WHAT IS A WRITER? WHAT DOES A WRITER DO?
Create Beauty With Words
And once the storm is over you won’t remember how you made it through, how you managed to survive. You won’t even be sure, in fact, whether the storm is really over. But one thing is certain. When you come out of the storm you won’t be the same person who walked in. That’s what this storm’s all about.” – Haruki Murakami, Kafka On The Shore
“I want to know if you can live with failure, yours and mine, and still stand on the edge of the lake and shout to the silver of the full moon, “Yes!” It doesn’t interest me who you know or how you came to be here. I want to know if you will stand in the center of the fire with me and not shrink back.”
― Oriah Mountain Dreamer, The Invitation
“Dance with me.”
“He stepped down, trying not to look long at her, as if she were the sun, yet her saw her like the sun, even without looking.”
Anna: If you have any thought for me, you will give me back my peace.”
Vronsky: “There can be no peace for us, only misery, and the greatest happiness.”
Anna Karenina by Leo Tolstoy https://www.amazon.com/Anna-Karenina-Oxford-Worlds-Classics/dp/0198748841/
GIVE MY OPINION
“I swore never to be silent whenever and wherever human beings endure suffering and humiliation. We must always take sides. Neutrality helps the oppressor, never the victim. Silence encourages the tormentor, never the tormented.”
TRAVEL TO FAR-AWAY PLACES
“Travel is the best way to be lost and found at the same time.”
“You may think I’m small but I have a universe inside my mind.”
Write a self-help book, psychology text, or an inspirational blog.
“And your ears shall hear a word behind you, saying, “This is the way, walk in it,” when you turn to the right or when you turn to the left.”
“Perhaps some day I’ll crawl back home beaten defeated. But not as long as I can make stories out of my heartbreak beauty out of sorrow.” – Sylvia Plath
“We never always saw eye to eye but we were always looking at the same thing.” William Faulkner
‘Education is not the filling of a pail, but the lighting of a fire.’ –William Butler Yeats
“ONE CHILD, ONE TEACHER, ONE BOOK, ONE PEN CAN CHANGE THE WORLD.”
Let’s all go to the theatre!
n. a writer of plays; dramatist.
n. a writer of dramas or dramatic poetry.
Biography: an account of someone’s life written by someone else. Similar: life story life history life memoir profile account bio
“Every life is worthy of a novel.”
Read a book, a play, a poem, a memoir, a how-to-do-something book, cookbook, adventure, and on and on!
“The world was hers for the reading.” – Betty Smith
“A reader lives a thousand lives before he dies . . . The man who never reads lives only one.” – George R.R. Martin
Write About Yourself
Frida by Frida: Selection of Letters and Texts
Frida Kahlo, the writer? In this new expanded edition of the painter’s writings, art critic Raquel Tibol gathers letters, poems, notes, protests, confessions, brief messages and longer texts written by Kahlo to her friends, her lovers and others. In her writings, Kahlo employs, in Tibol’s words, an “unreserved, imaginative language, heart and intimacy laid bare,” that reveals her taste for neologisms, colloquial turns and the crossing of linguistic boundaries. The freedom of her language is a path towards sincerity, the origin of Kahlo’s pictorial universe, with its recurring motifs: the tramway accident that left the artist physically maimed at the age of 18; her anguished and demanding adolescent passion for Alejandro Gómez Arias; her complex and fascinating relationship with Diego Rivera; her illness as destiny; her political engagements; and her uncompromising quest for liberty. Here the reader will find Kahlo “swinging back and forth between sincerity and manipulation, self-complacency and self-flagellation, with her insatiable need for affection, her erotic upheavals, her touches of humor, setting no limits for herself, with a capacity for self-analysis and a deep humility.” By gathering this material, until now scattered in archives and various published sources, Tibol offers us “a tacit autobiography and the placement of Frida within the intimate, confessional literature of the twentieth century in Mexico.” This is a Frida Kahlo far removed from the distorted image so often found in films, plays and supposedly serious writings and studies–a beautiful book about Frida, by Frida. https://www.amazon.com/Frida-2nd-Expanded-Kahlo/dp/9685208468/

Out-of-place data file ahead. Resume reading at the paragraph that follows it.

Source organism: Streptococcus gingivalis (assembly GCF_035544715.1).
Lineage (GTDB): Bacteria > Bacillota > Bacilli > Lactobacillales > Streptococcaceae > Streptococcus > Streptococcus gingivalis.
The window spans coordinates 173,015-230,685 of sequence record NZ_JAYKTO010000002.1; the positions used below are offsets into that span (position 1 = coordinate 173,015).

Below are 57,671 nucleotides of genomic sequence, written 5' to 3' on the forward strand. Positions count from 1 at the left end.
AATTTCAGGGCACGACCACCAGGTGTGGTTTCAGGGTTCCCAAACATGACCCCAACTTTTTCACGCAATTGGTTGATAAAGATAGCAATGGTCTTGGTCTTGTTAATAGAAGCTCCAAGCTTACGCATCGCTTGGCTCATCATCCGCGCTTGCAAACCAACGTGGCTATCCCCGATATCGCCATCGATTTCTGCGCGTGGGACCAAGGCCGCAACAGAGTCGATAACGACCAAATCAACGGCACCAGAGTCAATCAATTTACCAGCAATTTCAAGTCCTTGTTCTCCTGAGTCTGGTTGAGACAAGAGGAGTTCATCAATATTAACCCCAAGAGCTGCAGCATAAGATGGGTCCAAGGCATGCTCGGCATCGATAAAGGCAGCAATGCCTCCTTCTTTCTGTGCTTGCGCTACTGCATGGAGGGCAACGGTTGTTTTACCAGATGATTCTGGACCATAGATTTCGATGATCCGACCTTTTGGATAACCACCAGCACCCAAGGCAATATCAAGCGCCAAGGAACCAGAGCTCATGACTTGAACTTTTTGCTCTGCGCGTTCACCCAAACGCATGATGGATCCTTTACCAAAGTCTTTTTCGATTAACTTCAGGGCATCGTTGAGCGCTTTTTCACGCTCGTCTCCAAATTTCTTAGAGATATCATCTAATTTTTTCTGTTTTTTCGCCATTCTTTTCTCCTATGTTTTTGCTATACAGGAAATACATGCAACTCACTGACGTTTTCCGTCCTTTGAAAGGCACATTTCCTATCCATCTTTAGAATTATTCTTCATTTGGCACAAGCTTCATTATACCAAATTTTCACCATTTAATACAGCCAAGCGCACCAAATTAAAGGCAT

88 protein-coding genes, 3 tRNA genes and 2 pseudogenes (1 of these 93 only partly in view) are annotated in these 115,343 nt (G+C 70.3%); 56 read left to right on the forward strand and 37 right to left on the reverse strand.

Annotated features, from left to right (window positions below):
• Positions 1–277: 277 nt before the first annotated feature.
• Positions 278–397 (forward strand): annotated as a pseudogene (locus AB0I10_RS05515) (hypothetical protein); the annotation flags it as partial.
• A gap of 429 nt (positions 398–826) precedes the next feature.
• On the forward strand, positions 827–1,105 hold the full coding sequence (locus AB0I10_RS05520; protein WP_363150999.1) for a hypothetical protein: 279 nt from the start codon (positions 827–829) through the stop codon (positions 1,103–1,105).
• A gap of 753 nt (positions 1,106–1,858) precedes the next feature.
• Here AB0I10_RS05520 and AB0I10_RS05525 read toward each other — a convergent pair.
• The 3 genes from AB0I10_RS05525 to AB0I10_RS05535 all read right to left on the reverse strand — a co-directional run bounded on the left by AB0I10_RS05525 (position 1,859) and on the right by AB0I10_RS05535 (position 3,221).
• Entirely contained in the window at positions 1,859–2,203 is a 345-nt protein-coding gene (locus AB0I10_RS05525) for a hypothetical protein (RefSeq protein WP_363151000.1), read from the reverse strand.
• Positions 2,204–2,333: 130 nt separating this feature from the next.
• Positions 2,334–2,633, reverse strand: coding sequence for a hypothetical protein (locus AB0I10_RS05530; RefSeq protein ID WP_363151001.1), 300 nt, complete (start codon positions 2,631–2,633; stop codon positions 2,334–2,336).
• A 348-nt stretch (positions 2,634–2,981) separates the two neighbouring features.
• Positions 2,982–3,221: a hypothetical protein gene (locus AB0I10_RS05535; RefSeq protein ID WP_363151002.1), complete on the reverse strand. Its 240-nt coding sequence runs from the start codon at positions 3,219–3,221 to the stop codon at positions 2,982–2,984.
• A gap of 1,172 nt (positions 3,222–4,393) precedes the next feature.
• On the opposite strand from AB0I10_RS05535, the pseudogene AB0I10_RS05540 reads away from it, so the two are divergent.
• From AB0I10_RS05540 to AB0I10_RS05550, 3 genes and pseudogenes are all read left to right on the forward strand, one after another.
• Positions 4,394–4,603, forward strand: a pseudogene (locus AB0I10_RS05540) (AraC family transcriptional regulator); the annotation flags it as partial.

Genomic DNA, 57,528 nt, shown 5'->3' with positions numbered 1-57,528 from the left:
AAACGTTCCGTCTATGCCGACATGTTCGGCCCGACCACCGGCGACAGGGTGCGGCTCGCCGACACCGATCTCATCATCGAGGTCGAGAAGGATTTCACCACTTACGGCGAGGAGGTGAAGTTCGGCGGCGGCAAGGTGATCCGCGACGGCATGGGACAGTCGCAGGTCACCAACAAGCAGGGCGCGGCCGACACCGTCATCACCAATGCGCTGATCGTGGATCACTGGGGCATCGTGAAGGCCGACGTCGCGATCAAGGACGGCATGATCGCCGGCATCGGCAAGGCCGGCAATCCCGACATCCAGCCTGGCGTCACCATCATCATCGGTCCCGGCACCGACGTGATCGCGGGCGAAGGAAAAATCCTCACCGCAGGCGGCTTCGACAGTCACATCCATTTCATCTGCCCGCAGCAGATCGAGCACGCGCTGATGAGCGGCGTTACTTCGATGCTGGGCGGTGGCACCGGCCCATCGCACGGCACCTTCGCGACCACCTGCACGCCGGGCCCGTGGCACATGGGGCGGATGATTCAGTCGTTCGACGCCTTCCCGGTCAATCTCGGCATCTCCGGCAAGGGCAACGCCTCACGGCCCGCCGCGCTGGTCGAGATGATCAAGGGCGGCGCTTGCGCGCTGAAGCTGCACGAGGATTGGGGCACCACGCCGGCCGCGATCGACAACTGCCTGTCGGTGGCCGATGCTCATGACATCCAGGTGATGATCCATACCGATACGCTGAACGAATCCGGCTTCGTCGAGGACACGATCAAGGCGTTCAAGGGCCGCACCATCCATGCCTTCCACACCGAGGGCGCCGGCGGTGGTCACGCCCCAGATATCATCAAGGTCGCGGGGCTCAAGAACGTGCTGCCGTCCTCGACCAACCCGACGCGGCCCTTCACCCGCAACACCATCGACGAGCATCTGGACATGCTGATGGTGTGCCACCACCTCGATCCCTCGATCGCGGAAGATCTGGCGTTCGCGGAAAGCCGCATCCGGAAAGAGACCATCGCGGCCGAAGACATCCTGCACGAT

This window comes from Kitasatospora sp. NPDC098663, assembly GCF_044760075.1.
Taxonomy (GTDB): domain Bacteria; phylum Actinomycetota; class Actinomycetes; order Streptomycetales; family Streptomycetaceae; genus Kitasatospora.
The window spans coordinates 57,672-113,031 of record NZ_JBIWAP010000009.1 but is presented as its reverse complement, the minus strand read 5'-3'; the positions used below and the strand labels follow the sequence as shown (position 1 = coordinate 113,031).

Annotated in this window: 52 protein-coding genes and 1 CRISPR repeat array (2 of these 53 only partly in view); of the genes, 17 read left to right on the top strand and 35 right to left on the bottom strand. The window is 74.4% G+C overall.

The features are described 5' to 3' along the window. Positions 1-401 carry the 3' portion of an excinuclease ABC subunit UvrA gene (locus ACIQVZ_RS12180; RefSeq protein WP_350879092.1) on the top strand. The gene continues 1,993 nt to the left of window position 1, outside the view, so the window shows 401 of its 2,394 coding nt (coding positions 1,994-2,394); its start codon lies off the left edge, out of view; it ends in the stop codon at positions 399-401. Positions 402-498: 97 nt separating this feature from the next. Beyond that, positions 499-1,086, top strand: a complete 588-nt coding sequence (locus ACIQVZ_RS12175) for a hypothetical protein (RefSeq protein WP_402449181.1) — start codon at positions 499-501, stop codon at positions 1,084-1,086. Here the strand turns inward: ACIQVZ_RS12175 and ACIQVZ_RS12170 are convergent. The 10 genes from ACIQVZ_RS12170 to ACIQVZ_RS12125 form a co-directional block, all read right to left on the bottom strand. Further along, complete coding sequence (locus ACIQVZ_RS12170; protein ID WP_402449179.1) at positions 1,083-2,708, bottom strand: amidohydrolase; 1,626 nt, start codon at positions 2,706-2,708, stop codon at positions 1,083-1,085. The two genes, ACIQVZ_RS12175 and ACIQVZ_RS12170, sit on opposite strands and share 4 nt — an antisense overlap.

Or I Could Write About Me
The title of my first novel is Emmie of Indianapolis. The idea for this book came about when my nieces were visiting me. They were teasing me about living in the last century. Casey, who was eight at the time, wanted to know if refrigerators had been invented yet and did I have one way back then. Ten-year-old Frankie asked me about vacuum cleaners and stoves. Jamie, thirteen, wondered how I did my hair. Did they have hair dryers and even shampoo? The list went on and on until the subject of popcorn came up. Microwaves weren’t invented yet, so my mom, their grandmother, cooked popcorn on top of the stove in an old metal pot. Their eyes became very big and were so amazed as I demonstrated with my hands how you had to shake and keep the pot moving over the flame or the popcorn would burn. The girls were thrilled that they caught me with evidence of being old.
I told them other stories about when I was a young girl in Indianapolis. Even though they lived in the suburbs of Indianapolis, they’d only been downtown a few times for football games and Christmas shopping. I think it’s important for people to know their family history and the place where they live. I began by writing down a list of names, birth dates and other information of our immediate family members. As I created the list, the idea of turning the list into a book became something I felt called to do.